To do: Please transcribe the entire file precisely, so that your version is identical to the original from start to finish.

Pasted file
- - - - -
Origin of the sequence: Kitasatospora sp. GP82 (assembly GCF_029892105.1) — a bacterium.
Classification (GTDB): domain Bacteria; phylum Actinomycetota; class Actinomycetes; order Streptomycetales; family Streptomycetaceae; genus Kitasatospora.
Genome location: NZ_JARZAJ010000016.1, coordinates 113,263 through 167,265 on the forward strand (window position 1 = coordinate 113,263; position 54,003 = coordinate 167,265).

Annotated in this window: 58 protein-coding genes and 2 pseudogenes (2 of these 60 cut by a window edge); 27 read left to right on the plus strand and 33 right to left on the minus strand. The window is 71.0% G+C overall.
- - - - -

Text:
Origin of the sequence: Kitasatospora sp. GP82 (assembly GCF_029892105.1) — a bacterium.
Classification (GTDB): domain Bacteria; phylum Actinomycetota; class Actinomycetes; order Streptomycetales; family Streptomycetaceae; genus Kitasatospora.
Genome location: NZ_JARZAJ010000016.1, coordinates 113,263 through 167,265 on the forward strand (window position 1 = coordinate 113,263; position 54,003 = coordinate 167,265).

Annotated in this window: 58 protein-coding genes and 2 pseudogenes (2 of these 60 cut by a window edge); 27 read left to right on the plus strand and 33 right to left on the minus strand. The window is 71.0% G+C overall.